Headlines across Europe covered the news that the executive body of the European Union has decided Turkey is now fit for official membership talks. Turkey has been working to join the European Union for years, and under conservative Prime Minister Tayyip Erdogan, it has gone through a painful process of legal and economic reform to make itself more acceptable to European arbiters. The EU decision is a big milestone and must be ratified by its 25 heads of state at a summit in December, but no countries are currently expected to turn Turkey down. If all goes well, Turkey might become a member in 10 or 15 years, say the Europeans. The recent decision came after weeks of brinksmanship between Brussels and Ankara, with Turkey's Erdogan backing down over civil-code reforms.
The news attracted generally positive coverage in the United Kingdom but less sympathetic hearings on the continent, where Turkey's reception is lukewarm at best. A Guardian leader pointed out that Turkey has wanted this for a long time: "President Kennedy was still alive, the cold war was at its height and Harold Macmillan was in Downing Street when Turkey was first told that it could hope one day to be accepted as part of Europe." Ironically, it turned down an early chance to join alongside Greece in the late 1970s, a decision many have come to regret. As the Guardian pointed out, however, Turkey has come a long way for this. "Mr Erdogan's conservative government has achieved a huge amount: banning torture, allowing Kurdish language broadcasts and weakening the grip of the military. Economic instability has given way to robust growth."
Nevertheless, many Europeans question whether there should be a place for Turkey in the Union. French President Jacques Chirac announced that France would hold a referendum on the issue, an idea Erdogan quickly condemned. An article in Le Monde covered the two sides and quoted Erdogan's response: "For now, something like a referendum is out of the question. The principles and conditions for EU membership or for starting the accession process are clear." The Frankfurter Allgemeine Zeitung put the anti-Turkey case bluntly, stating, "Turkey's accession would destroy the European house as we know it," and hinting broadly that the EU clubhouse is full: Europeans have always felt a kinship "even when they were at war with each other" that just doesn't extend to the Turks. (Translation courtesy BBC Monitoring.)
The Turkish press reacted with equally mixed feelings. Many commentators welcomed the EU decision, but nearly everyone was tired of meeting EU criteria. One Milliyet columnist summed up general opinion when he wrote: "The negotiation process should be the same as other candidate members. We ask nothing more, and deserve nothing less." (Translation courtesy Turkish Daily News.) Indeed, the sense that Turkey was getting singled out for biased treatment because of its Muslim majority angered many Turks. A columnist in the daily Zaman argued, "Winds of hate and anger from the wars that took place centuries ago are still blowing harshly." The piece also suggested Turkey's strong military could help the European Union, which "is always driven into a state of desperation and despair in any event, because it does not have a strong army." Another Zaman piece gleefully quoted one Dutch EU commissioner saying, "What is the point of the 1683 victory [over the Ottomans at the gates of Vienna], if we allow Turkey join the EU?" Zaman pointed out that if opponents had to reach this far for an argument against Turkey's accession, things couldn't be all that bad.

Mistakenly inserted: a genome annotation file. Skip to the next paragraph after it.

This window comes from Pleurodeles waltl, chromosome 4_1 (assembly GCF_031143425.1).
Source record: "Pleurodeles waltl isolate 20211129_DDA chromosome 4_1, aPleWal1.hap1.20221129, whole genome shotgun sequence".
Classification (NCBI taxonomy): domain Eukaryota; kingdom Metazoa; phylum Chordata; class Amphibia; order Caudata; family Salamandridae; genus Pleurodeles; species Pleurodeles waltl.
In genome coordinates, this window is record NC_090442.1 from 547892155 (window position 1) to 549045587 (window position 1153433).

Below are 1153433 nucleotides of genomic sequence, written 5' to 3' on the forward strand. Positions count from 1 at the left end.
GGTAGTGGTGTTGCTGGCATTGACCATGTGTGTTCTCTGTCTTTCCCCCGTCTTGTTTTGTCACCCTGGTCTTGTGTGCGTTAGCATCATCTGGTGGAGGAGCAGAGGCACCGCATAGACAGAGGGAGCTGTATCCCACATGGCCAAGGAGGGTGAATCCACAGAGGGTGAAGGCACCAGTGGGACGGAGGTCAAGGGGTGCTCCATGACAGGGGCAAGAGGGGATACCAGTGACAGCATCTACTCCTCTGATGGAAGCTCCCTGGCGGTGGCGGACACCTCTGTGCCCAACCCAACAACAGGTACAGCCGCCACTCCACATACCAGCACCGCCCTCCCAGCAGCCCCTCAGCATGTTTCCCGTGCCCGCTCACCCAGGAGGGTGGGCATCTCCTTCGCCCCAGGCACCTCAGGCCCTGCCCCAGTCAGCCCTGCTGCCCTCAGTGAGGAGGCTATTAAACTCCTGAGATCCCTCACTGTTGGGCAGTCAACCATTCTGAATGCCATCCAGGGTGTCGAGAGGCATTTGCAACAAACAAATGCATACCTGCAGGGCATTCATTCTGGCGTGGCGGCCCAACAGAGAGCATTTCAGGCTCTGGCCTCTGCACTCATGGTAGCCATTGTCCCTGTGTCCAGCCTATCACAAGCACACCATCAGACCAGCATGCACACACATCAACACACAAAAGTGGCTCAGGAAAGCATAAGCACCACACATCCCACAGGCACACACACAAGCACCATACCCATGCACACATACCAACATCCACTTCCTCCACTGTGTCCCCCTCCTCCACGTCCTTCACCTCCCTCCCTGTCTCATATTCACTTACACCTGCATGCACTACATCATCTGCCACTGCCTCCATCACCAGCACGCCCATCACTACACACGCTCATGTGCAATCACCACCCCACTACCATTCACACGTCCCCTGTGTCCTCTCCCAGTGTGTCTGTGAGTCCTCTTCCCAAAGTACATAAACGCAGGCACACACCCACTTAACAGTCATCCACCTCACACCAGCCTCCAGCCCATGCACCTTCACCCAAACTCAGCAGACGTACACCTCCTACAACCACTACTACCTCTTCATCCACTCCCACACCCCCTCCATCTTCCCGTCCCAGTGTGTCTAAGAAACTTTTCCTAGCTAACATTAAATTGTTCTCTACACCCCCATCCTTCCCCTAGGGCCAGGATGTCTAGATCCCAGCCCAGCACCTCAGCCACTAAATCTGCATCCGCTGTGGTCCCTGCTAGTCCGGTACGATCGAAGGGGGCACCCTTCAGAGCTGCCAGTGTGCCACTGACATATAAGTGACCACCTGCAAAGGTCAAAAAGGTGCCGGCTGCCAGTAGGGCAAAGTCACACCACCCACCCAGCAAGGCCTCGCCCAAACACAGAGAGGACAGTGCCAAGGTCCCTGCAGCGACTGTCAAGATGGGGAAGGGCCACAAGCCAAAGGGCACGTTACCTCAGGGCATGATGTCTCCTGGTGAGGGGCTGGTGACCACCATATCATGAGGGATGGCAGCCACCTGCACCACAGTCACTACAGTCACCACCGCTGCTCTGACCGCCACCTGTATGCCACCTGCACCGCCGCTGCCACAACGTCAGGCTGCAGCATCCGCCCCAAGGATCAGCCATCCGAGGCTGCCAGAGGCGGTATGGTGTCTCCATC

An article in the London Telegraph expressed similar sentiments. It noted that the accession decision is huge for both Turkey and the European Union—with 71 million citizens, at its present rate of growth, Turkey would quickly constitute the largest state in the EU, and consequently one of its most powerful members. Negotiators are calling for an "emergency brake" in case Turkish workers flood EU job markets, along with possible permanent caps on Turkish emigration to other European countries. Nevertheless, the Telegraph gave the membership bickering a positive spin by suggesting European hesitation is just a smokescreen. The article quoted an unnamed EU diplomat saying, "If the price was throwing a few bones to the Islamophobes that don't add up to anything, it's worth paying."